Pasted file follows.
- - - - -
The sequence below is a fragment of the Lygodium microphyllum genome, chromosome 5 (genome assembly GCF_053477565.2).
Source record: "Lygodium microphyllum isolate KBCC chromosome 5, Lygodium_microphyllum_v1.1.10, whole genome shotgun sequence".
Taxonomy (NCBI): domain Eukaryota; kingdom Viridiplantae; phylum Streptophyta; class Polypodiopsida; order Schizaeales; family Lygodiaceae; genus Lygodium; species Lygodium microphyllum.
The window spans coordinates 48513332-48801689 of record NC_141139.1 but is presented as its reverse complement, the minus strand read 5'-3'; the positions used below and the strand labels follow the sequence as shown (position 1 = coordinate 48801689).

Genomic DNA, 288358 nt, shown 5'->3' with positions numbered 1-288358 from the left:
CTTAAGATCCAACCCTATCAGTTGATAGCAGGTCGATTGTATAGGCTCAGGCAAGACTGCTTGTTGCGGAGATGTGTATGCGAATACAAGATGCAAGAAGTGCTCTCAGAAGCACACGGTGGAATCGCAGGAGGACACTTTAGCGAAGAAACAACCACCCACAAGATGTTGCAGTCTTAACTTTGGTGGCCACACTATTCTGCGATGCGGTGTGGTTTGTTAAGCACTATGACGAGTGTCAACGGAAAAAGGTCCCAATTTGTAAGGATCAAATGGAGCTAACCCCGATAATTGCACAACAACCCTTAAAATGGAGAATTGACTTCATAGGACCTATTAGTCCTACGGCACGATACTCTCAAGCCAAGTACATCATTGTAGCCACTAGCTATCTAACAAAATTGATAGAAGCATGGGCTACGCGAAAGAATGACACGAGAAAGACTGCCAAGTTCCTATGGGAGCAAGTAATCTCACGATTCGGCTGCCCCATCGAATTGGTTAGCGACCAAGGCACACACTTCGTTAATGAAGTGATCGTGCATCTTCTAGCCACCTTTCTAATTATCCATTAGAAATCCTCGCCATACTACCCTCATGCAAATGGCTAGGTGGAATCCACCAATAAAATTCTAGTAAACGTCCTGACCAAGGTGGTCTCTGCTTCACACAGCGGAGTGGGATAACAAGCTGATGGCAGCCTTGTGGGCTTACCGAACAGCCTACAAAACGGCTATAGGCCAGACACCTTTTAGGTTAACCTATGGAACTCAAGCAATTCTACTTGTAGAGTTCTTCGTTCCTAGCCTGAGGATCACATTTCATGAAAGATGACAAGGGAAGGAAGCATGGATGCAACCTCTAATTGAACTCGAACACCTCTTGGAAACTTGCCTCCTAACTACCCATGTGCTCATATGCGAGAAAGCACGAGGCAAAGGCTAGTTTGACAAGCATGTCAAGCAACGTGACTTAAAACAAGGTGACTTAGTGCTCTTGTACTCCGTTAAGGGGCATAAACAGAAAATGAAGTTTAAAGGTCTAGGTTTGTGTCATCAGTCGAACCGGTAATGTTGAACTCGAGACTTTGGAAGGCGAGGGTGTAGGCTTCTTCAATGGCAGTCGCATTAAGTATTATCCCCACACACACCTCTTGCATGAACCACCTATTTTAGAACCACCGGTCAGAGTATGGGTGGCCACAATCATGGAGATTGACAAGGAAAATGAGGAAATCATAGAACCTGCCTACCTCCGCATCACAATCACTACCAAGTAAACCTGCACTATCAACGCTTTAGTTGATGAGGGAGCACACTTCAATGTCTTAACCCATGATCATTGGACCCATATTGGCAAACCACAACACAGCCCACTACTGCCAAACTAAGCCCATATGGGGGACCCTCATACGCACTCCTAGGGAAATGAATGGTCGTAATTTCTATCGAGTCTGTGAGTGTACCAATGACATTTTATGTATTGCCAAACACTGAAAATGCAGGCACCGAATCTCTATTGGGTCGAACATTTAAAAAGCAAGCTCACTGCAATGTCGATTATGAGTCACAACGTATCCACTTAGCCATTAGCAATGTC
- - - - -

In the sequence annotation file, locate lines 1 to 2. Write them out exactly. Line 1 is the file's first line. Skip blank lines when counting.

The sequence below is a fragment of the Lygodium microphyllum genome, chromosome 5 (genome assembly GCF_053477565.2).
Source record: "Lygodium microphyllum isolate KBCC chromosome 5, Lygodium_microphyllum_v1.1.10, whole genome shotgun sequence".